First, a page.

Gee, xmas will soon be here and I don’t have a bit of xmas spirit. Do you? I don’t like the holidays anymore.

Well I have all my uppers out except four and I’ve really had a time with them. My face was black and blue. This is the second week, and I’ve had enough jaw bone out to make a soup!

Well anyway they are all better now and I’m not going back until after xmas, as he said I need a rest and I agree, It sure took a heck of a lot out of me.

Dam, my feet are cold. Mr. Brandy and Princess are sleeping. That is good, as I could just take one and knock the other in the head. I don’t usually feel that way

I sure hope your problems are dissolving and your life will be happier. At the best, life is hard isn’t it? I’ve already received some xmas cards. I almost feel like Scrooge. Bah Humbug!

I haven’t seen Myrna and kids since Friday but I guess they are all fine.

I’ve got to go to the toilet and Roy is in there. Guess he has rented it. It sure look’s funny to see him stand there with the toilet seat in his one hand and Ha Ha in the other. Then, when you want to flush the dam thing, you have to reach on the back as the handle is broke. Well I hope he freezes his hand. Then maybe he will get busy. It’s been like that for about a year. Then he wonders why I bitch.

I’ve just got to get me some warmer clothes.

Wanda’s daughter is in the hospital. At first they thought she had polio or a virus infection of the spine but they still don’t know what it is. She can’t walk. Well anyway I guess she is better but still can’t walk.

I guess my husband is looking at furnaces in the catalogue. I hope he buys one, as I’m mean when I’m cold. And I’m cold.

Well I can’t think of any more this time except I love you very much, and when you are unhappy so am I. Just remember that everyone has problems.

The best way is to pray, and you really get the strength to go on. I know that the Lord is up there, and I know that it has sure helped me to keep my senses in my hum drum world because when I need Him, I can just feel Him. So, I know that He will help me, and protect me. Well, anyway, it is a wonderful feeling. And without that thought, I doubt that I could stay sane, as sometimes it’s pretty rough around here.

I don’t pray for me. I pray the Lord will just comfort me and give me strength. I'd I swear I do get strength, almost like I could feel His presence, and I know I’m not worthy. But I pray to Him a lot and hope, in my feeble way, He forgives me and loves me. I’ve never told this to anyone. But I hope you try it. Because if I couldn't have this feeling, I’d be more lost than even you was. At best, there is very little pleasure or comfort around here so, you see, I sure need something strong to cling to.

Love always
Laura and All

Descendants of Robert Higgins of Leominster

I kept a copy of this after I found it on the internet. Today I came across it and clicked on one of the links in order to assuage my curiosity. But, was disappointed to learn the original site was no longer existing. So, I'm taking it upon myself to post the information (exactly as found) for the benefit of those who might find it useful in their search for family.

Thought to have been planted by descendant of Higgins.





1. ROBERT-

Robert Higgins, mercer of Leominster was mentioned in the will of Christopher Higgins, verger to the Dean and Chapter of Hereford as were Robert's children. The will is dated 18 July 1610 and calls Robert "cosin" probably meaning nephew.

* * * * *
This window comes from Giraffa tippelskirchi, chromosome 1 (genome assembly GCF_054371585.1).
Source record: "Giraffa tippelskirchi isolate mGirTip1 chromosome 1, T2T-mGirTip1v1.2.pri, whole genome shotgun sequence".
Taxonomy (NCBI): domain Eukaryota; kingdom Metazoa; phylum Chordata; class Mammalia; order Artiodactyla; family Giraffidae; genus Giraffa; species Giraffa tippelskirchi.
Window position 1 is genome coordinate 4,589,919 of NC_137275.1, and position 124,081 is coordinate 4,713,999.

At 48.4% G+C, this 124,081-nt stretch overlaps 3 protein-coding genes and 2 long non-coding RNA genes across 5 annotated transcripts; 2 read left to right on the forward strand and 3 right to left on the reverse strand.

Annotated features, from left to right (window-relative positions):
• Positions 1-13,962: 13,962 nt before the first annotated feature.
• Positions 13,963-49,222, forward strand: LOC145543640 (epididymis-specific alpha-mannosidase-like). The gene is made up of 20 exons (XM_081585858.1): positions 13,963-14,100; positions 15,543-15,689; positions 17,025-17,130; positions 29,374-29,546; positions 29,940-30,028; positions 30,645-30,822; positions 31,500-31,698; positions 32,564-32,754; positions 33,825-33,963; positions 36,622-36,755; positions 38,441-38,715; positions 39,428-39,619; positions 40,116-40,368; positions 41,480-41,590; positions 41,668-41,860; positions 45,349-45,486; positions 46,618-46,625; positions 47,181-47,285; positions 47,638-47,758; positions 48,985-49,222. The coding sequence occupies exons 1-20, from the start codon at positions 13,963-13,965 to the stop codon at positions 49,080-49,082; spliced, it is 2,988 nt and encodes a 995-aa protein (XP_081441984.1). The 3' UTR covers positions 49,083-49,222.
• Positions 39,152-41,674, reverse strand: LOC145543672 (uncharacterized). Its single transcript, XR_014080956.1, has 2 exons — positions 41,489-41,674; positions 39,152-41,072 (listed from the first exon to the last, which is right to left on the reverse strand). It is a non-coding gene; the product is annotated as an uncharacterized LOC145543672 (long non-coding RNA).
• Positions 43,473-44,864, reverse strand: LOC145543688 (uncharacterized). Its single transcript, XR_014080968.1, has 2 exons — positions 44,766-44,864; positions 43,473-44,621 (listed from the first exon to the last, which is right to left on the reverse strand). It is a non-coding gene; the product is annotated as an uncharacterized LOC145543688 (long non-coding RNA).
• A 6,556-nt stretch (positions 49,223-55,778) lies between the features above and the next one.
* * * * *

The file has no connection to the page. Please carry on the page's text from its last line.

Issue-

  • 2I. RICHARD- b.c.1613, m. 1634 LYDIA CHANDLER

    Ref:
    Richard Higgins And His Descendants- Katherine Chapin
    Higgins, Worcester, 1918, pp.14-5


    2I. RICHARD (ROBERT 1)
    b.c.1613
    m.1. 23 Nov. 1634 Eastham, LYDIA CHANDLER (d. by 1650 Eastham, MA)
    2. Oct. 1651 Eastham, Mary ______ (m.1. John Yates (adm. 8 June 1651 Eastham), 3. c.1684 Isaac Whitehead of Elizabethtown, NJ (d. Feb. 1691 Elizabethtown), d. after 2 Dec. 1702)
    d. before 1 June 1675 Piscataway, NJ Richard Higgins, son of Robert Higgins of Leominster in the County of Hereford, mercer, places himself as an apprentice with Philip Ruddock of St. Clements Land, London, for the term of seven years from the date given herein, for the term aforesaid, on said day and year, April 23, 1627"(1)

    Richard went to Plymouth, MA about 1633. On 7 Oct. 1633 he purchased from "Thomas Little his now dwelling howse and misted, for and in consideration of twenty-one bushels of merchantable corne, whereof twelve bushels to be pd in hand, & the remainder at harvest next ensuing."(2)

    On 1 Mar. 1633/4 Richard was taxed 9/ and on 27 Mar. 1634 he was taxed another 12/ in corn (two bushels). Sometime in 1633 or 1634 he was admitted a freeman.

    On 1 Apr. 1634 Samuel Godberson, son of Godbert Godberson of New Plymouth, deceased, was apprenticed to Richard Higgins, tailor, for the term of seven years. Samuel was a ward of the Colony and Bradford agreed to pay Richard "six bushels of corne and a cowe calfe this present year of the next." Richard was to teach Samuel his trade and to give him the calf and half her offspring at the end of the seven year term.(3) Richard sold this apprenticeship to John Smaley 31 Aug. 1639.

    On 13 Jan. 1633/4 Richard purchased from John Barnes "one dwelling house and twenty acres of land, being lately in the possession of Edward Holman, with all the fence, boards, timber (squared and unsquared) (belonging to the same) in consideration of ten pownd starling to be paid in currant English money or beaver at the rate it shall passe at the day of payment which is the 20th of March in the year of our Lord 1634. And also that the said Richard shall possesse the said John and his heirs of 20 acres of land in Scituate in some convenient place."(4)